If Franklin moves quickly enough, he might catch A.P. Hill at the ford and give battle there. Even if Franklin is unable to force the crossing and A.P. Hill can hold his side of the river, it nonetheless would mean Hill's division doesn't arrive in time to absorb Burnside's attack after he finally forced his way across the bridge. IX Corps would be rolling up the Confederate right like a carpet.

Lee would either have to find another way to fight himself out of this - in my opinion unlikely after a day of battle with tremendous casualties - or he would have to surrender.
 
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Saphroneth

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No, I don't think Lee gave McClellan much choice. But that again refutes the OP article that McClellan somehow outsmarted Lee.
It's not the case that McClellan has to find options which produce an arbitrarily bad outcome for Lee in all decisions for him to have outmanoeuvred or outsmarted Lee; simply by creating a position where Lee was forced to stand at Sharpsburg McClellan has done well, as Lee clearly did not want to fight at Sharpsburg but was compelled to do so. Thus McClellan has manoeuvred such as to force Lee to take a fight at a disadvantage.
 

Stone in the wall

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Has been mentioned several times here about Lee's plans of entering PA. Seems strange tight lipped, never tell anyone any thing, Jackson, while in Frederick was asking about maps and the roads of PA. not like him to give out any plans unless he was headed some place else.
 
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luinrina

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I just finished watching this very well-done presentation on McClellan during the Maryland Campaign, hosted by the GettysburgNPS:
Video description:
George Brinton McClellan- one of the Civil War's most controversial and disliked generals- has been the subject of scorn and derision for decades. Frequently near or at the top of "worst generals" lists, historians typically use words such as coward, traitor, or foolish to describe this former commander of the Army of the Potomac. But is the story we all seem to know so well correct? Does George McClellan deserve the reputation he has today? Join Ranger Dan Vermilya for a look at McClellan's actions in the pivotal Antietam Campaign, the most important of McClellan's military career, to see why when it comes to the "Young Napoleon" history tends to be ruled by perceptions and not realities.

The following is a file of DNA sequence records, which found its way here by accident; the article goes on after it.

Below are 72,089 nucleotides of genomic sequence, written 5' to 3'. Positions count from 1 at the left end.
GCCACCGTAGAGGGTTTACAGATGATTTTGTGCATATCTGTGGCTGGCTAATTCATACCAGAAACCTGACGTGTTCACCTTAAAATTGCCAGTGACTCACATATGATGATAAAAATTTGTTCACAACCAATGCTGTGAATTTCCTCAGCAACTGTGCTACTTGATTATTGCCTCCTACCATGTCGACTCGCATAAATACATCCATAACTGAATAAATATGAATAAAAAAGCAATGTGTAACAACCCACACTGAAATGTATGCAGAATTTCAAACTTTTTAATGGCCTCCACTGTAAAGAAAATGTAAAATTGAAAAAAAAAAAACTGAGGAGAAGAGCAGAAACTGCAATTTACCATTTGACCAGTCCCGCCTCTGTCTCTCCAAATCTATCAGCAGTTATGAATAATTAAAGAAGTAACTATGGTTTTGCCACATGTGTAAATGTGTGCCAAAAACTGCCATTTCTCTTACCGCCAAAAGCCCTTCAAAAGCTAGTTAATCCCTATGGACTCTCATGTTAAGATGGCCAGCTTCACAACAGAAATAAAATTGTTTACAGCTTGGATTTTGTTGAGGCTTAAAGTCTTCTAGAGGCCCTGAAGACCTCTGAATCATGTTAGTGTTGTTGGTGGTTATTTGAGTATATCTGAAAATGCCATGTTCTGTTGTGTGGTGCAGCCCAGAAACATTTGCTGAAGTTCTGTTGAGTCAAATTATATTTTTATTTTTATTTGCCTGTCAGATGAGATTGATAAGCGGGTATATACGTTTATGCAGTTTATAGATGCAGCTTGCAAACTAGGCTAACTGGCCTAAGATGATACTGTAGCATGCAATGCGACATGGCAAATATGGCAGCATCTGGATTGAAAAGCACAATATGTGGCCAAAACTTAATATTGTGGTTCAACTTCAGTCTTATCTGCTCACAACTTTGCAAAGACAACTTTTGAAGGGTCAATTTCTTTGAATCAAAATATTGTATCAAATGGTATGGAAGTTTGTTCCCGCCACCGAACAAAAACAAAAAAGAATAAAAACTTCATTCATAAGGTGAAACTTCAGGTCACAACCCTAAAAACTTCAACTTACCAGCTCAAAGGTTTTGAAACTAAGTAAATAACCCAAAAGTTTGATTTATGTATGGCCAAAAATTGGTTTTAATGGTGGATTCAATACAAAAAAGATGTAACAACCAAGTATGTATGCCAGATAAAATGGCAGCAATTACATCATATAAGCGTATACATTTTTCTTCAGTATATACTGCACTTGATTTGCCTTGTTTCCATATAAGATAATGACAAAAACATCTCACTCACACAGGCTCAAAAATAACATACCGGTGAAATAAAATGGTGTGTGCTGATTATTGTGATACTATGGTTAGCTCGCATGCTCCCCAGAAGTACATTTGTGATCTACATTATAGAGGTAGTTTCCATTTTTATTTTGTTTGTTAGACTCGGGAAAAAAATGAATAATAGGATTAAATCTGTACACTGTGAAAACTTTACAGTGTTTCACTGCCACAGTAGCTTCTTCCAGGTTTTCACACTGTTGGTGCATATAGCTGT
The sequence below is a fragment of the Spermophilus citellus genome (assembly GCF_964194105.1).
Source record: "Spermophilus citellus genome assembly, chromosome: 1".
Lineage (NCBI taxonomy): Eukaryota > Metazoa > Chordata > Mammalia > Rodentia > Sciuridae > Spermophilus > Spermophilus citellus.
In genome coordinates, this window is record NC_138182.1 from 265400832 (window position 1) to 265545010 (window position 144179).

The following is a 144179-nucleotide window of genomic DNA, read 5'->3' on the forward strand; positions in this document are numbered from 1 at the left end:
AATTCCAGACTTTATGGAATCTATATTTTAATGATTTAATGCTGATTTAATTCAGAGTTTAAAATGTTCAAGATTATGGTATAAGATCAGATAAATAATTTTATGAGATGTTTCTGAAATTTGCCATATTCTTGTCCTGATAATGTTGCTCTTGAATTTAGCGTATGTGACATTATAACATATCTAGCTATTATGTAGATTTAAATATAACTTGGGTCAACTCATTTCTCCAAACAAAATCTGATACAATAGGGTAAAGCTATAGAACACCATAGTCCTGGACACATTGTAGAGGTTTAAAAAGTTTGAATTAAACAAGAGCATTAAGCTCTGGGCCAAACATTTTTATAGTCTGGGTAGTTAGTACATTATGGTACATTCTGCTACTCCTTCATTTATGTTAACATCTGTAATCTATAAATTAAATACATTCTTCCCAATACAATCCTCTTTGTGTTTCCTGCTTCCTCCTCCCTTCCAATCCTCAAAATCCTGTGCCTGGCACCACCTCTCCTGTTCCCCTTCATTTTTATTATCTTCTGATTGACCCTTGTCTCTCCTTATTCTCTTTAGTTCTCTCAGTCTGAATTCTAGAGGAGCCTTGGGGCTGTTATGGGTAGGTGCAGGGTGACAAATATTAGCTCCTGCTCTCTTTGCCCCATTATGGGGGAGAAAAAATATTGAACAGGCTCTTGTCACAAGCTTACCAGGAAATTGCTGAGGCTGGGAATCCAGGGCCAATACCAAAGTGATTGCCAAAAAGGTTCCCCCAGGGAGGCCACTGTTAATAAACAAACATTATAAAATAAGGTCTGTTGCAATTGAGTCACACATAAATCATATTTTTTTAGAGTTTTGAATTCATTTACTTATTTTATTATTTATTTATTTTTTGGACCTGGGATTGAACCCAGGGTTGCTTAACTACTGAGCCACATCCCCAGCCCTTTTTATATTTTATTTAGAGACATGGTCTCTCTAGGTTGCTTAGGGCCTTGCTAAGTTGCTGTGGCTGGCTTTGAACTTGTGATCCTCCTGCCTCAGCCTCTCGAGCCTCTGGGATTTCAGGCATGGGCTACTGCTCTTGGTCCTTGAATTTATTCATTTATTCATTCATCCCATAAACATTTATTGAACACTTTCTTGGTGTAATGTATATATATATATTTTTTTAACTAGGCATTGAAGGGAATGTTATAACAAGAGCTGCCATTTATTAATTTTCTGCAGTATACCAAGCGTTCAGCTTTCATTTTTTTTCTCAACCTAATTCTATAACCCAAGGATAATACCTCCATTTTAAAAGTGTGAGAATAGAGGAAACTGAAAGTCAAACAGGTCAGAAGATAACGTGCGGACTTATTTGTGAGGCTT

I really liked the presentation. Ranger Vermilya did say that he started out like probably everyone else - not liking McClellan. But after reading Harsh's books on the Maryland Campaign, he began to reevaluate his own perceptions. He also acknowledges that McClellan was far from faultless, but with that presentation he wants to animate people to start rethinking George B. McClellan during the Maryland Campaign.
 

Saphroneth

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Yeah, I think the ultimate thing that happens when you dig into McClellan's performance is that:

  • The biggest and core criticism of him that everyone always claims - that he repeatedly massively overestimated enemy strength and thus missed easy opportunities - is simply false.
  • While there are places where he could have made an alternative decision and potentially done better, the decisions he did make all made sense at the time he made them (in the sense that to make better decisions he would need information about his enemy he did not possess).
  • To **** McClellan for not destroying the Confederate army in a single short campaign - indeed, in a single battle in the case of Antietam - is to criticize him for not achieving something when no other commander ever accomplished it under remotely similar conditions.
The only major Confederate army ever "destroyed" without being besieged (in the sense of a true siege without a way out) was reduced to that state by a combination of a heavy Confederate attack that killed much of their senior leadership followed by several days in a logistically difficult situation and an attack by a Union army outnumbering them more than 2:1.